Thought I might add my two cents worth.

I ride the section of main north road from regency rd into the city fairly often in peak hour. It's one of my favourite parts of the ride as the cars are usually traveling slower than I am and there is lots of room. This last point is the biggest reason I switched to this route from NE road. The only time I have issues is with people turning right through stopped traffic but as long as I am careful and slow up in anticipation of this, I have no problems. For the most part though, this section of road is fine for riding (up to the intersection at Scottys) how it is (at the times I ride) and from that point of view perhaps the money could be better spent elsewhere.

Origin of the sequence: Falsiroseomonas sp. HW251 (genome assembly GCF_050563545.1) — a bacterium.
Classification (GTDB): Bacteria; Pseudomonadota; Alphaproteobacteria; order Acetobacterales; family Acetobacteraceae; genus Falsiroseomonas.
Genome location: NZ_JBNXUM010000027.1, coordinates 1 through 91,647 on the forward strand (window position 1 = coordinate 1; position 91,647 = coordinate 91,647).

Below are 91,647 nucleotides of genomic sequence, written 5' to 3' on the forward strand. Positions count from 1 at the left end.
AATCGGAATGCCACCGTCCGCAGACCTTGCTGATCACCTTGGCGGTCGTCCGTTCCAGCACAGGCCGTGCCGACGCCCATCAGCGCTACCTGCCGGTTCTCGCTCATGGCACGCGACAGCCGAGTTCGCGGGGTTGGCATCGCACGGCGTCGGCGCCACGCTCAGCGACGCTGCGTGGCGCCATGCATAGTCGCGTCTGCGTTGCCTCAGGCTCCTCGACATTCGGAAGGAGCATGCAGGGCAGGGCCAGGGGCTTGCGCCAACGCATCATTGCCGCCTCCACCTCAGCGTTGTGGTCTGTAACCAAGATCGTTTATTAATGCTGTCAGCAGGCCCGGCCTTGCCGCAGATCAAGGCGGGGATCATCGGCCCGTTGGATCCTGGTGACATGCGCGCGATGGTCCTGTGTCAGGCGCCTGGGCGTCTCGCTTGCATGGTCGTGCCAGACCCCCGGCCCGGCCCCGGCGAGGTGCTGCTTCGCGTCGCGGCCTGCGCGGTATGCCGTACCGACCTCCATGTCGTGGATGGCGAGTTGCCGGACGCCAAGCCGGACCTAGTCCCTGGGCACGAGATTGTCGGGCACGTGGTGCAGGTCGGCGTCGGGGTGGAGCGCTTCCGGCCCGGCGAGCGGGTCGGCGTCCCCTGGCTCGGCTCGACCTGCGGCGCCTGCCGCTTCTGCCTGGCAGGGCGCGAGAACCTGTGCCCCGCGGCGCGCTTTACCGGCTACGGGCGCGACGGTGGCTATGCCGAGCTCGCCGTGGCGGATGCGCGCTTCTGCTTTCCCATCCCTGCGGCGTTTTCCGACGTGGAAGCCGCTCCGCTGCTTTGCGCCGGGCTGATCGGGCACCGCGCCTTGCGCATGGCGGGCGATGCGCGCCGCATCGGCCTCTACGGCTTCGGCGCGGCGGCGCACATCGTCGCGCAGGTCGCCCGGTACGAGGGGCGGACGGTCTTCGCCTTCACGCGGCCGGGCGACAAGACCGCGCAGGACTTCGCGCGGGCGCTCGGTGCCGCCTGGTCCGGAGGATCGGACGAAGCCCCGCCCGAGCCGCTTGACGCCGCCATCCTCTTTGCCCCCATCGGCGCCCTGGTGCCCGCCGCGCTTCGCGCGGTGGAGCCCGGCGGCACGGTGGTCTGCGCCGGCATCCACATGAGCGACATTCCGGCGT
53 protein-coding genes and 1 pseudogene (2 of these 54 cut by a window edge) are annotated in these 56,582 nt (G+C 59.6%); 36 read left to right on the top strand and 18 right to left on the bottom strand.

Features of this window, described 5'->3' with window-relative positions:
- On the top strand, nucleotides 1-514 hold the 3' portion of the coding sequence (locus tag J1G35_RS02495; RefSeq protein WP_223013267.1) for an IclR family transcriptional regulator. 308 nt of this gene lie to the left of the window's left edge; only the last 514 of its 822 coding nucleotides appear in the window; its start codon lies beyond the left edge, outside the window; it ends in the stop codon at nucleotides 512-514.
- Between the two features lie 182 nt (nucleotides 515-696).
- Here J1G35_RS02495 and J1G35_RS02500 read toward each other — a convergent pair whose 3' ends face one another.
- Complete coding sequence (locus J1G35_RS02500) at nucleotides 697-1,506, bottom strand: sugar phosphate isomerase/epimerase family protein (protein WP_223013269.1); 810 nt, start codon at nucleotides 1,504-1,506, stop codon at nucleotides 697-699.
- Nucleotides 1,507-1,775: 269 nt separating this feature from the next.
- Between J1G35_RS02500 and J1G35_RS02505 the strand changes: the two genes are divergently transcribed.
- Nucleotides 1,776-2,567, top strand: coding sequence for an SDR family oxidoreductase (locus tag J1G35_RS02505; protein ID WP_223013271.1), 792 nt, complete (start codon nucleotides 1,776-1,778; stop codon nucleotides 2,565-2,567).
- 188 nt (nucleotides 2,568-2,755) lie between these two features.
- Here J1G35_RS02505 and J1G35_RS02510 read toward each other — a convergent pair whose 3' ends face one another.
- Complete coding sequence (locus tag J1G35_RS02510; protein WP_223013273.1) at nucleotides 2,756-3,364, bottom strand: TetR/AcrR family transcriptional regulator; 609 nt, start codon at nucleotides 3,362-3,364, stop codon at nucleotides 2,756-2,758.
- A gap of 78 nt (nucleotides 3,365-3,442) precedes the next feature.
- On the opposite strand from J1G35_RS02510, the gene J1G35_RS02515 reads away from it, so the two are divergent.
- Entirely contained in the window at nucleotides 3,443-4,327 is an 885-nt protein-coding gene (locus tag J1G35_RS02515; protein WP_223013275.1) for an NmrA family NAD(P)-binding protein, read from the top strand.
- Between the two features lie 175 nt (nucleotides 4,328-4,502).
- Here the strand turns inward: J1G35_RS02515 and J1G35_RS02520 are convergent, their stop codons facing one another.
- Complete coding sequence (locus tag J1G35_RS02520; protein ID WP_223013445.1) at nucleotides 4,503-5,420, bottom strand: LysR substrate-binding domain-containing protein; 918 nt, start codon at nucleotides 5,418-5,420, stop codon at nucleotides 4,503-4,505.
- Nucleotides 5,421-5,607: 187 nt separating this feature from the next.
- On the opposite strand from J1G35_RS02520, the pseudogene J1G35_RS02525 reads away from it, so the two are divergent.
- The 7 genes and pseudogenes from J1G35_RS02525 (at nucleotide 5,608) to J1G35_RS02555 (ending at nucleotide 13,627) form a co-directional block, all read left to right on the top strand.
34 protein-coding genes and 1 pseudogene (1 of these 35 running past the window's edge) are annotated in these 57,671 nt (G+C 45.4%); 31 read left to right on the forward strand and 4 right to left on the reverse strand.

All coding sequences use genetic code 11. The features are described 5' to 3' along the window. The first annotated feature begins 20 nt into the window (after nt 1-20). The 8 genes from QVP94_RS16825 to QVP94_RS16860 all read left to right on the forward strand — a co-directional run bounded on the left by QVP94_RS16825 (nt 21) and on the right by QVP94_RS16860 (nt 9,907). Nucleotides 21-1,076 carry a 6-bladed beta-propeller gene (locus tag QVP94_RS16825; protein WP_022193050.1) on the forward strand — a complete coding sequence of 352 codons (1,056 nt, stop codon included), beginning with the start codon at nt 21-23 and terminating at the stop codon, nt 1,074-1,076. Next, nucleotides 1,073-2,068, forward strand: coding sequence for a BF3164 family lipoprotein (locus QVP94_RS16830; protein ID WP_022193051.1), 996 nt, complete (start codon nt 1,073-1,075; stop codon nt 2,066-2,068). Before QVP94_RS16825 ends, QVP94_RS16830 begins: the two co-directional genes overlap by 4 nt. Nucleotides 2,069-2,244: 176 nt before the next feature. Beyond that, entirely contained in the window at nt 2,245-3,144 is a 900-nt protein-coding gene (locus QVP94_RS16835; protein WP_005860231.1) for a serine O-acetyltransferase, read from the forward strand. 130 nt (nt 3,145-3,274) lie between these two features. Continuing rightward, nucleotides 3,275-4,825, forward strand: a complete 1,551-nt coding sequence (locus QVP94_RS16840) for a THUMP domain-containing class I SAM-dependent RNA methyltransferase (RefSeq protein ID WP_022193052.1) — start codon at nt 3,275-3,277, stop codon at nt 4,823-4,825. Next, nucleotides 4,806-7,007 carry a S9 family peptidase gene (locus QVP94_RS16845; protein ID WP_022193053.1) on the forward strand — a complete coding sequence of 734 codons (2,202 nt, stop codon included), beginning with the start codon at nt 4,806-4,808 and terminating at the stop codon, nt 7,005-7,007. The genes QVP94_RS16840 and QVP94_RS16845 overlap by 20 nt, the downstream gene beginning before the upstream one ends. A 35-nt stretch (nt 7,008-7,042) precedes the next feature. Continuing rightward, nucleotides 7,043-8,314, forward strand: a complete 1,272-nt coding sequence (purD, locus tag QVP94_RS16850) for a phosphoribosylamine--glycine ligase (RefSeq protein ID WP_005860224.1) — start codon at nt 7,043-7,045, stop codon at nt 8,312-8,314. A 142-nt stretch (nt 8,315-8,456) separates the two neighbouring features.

However, if perhaps the ultimate aim is to create a safe cycling corridor from northern suburbs to the city centre then this could be an excellent part of the infrastructure if it is well made. There is plenty of room on that road (at least from regency to scottys) to build a space for cyclists to travel safely. My fear is that they'll slap on some paint and call it a day, leaving us with a half arsed piece of infrastructure that dissappears when it's too hard to figure out how to make traffic work together. I guess what I would be interested to see is something a little more innovative than a coat of paint.

 On a side note, I would question the accuracy of this statement:

“We’ve seen the success of such cycling projects as the Amy Gillett Bikeway in the Adelaide Hills, providing cyclists with a picturesque dedicated cycling route."

As it is my understanding that the bikeway is a shared path (I may be wrong in this - I've been past it once and the signs I saw seemed to indicate this) so how can it be a "dedicated cycling route"?